Thursday, January 4, 2007

Topology of urban transportation networks

Dr. Efrat Blumenfeld-Lieberthal informed me of her recent research and agreed that I share it here. Efrat was my PhD student at the Technion. I am trying to persuade her to share my blogging chores on a regular basis. Here are Efrat's words...

There are two major contributions of the science of networks to transportation and urban systems. The first suggests that complex networks have the characteristics of small world networks, i.e. most nodes are neighbors of one another (have high clustering coefficient), but each node can be reached from all the other nodes by a small number of steps (short average path). The second contribution demonstrates that one of the best measures to characterize the nature of a network's morphology is the degree distribution of networks, which is the probability that each node has a specific number of links. It was found that in many types of complex systems the degree distribution obeys a power law. In other words, in complex systems there are few highly connected nodes and many nodes with low connectivity.

Cities are complex systems by their nature. Similarly to the organization of other complex systems (e.g. the WWW or the molecules in a cell) urban networks have no central force that affects their spatial structure. Thus, it is reasonable to assume that the spatial behavior of the components of urban systems would fit these characteristics of networks. In 2006 at the Centre for Advanced Spatial Analysis, at University College London I studied transportation networks of urban systems in different countries. I considered the cities as the nodes, while highways, railways, and air routes represented the links. I found that that these networks share some common characteristics. Apparently, the topology of the transportation networks revealed the type of economy to which they belonged (e.g. stages in the economic development of countries). The following figures present the number of links (degree) as a function of the clustering coefficient for different cities in different countries. This presentation indicates the connectivity levels of each city. It can be seen that all Western European countries present similar characteristics, while Poland and the USA behave differently.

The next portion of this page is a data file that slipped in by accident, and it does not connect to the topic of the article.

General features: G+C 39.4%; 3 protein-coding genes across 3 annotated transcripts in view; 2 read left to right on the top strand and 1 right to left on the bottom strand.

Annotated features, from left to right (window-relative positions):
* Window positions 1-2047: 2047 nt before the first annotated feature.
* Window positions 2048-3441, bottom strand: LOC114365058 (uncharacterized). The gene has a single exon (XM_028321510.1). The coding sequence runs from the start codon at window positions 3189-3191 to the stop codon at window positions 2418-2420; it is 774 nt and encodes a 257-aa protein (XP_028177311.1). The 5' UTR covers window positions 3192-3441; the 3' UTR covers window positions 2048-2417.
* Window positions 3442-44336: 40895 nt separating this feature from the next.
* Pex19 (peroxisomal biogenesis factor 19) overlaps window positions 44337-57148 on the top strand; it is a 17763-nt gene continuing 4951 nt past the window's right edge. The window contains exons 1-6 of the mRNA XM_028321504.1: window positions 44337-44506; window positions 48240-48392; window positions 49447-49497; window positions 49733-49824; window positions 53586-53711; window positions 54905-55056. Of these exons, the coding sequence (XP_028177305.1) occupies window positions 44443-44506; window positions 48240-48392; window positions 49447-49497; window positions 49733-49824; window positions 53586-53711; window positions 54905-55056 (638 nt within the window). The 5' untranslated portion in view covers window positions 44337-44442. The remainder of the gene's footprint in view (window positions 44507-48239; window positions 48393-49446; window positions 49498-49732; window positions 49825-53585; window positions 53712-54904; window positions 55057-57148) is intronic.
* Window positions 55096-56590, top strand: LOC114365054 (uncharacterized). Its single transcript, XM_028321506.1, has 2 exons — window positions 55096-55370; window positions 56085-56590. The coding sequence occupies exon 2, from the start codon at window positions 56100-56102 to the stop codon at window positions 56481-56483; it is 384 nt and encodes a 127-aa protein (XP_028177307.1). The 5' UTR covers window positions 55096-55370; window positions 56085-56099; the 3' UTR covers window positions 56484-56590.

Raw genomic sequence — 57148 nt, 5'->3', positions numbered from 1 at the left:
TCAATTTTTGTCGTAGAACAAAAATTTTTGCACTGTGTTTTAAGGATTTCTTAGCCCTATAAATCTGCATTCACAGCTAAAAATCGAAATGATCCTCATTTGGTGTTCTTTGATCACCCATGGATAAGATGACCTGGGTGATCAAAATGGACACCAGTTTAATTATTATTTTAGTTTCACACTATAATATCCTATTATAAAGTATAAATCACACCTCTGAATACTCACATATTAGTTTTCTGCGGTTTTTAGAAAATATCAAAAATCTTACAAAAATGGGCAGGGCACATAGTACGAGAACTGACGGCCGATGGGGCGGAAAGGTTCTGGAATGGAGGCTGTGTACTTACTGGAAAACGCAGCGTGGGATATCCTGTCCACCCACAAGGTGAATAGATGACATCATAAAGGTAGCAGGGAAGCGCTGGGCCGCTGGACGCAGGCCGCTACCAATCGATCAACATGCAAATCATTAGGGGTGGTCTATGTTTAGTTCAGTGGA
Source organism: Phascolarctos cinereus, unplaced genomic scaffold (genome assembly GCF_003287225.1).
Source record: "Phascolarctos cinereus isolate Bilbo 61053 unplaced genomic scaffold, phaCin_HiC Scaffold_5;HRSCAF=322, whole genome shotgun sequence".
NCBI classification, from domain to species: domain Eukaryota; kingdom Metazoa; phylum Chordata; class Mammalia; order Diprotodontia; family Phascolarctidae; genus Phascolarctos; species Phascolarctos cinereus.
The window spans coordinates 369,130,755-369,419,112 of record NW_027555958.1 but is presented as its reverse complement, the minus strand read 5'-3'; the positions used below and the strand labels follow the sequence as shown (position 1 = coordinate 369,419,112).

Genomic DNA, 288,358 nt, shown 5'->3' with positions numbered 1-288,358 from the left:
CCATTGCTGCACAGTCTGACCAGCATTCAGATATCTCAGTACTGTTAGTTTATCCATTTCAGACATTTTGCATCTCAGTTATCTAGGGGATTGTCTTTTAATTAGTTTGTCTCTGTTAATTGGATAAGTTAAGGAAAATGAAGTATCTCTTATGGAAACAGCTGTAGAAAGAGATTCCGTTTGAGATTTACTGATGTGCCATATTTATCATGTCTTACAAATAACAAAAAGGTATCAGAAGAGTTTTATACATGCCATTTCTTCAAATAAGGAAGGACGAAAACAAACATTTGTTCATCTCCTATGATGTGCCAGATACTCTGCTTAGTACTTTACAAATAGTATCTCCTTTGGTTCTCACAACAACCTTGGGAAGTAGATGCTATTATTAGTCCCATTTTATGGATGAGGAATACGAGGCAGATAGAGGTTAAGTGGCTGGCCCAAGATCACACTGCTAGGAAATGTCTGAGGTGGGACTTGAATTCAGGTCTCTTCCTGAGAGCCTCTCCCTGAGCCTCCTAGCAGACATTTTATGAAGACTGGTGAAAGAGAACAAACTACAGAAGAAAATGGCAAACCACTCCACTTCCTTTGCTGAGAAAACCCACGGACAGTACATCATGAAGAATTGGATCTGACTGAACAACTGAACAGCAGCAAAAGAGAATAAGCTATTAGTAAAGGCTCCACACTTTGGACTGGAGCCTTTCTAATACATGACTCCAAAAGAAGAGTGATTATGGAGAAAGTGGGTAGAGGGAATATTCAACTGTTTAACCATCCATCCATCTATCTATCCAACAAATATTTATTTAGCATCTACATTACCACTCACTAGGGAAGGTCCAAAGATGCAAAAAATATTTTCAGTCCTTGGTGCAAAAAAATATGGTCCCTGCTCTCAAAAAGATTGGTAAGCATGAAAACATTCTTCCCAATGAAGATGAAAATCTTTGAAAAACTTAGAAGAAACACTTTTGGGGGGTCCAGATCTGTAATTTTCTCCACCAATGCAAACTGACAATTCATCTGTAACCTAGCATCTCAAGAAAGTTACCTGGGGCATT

Figure 1 – Germany

Figure 2 – Italy

Figure 3 – UK

Figure 4 – Poland

Figure 5 – USA

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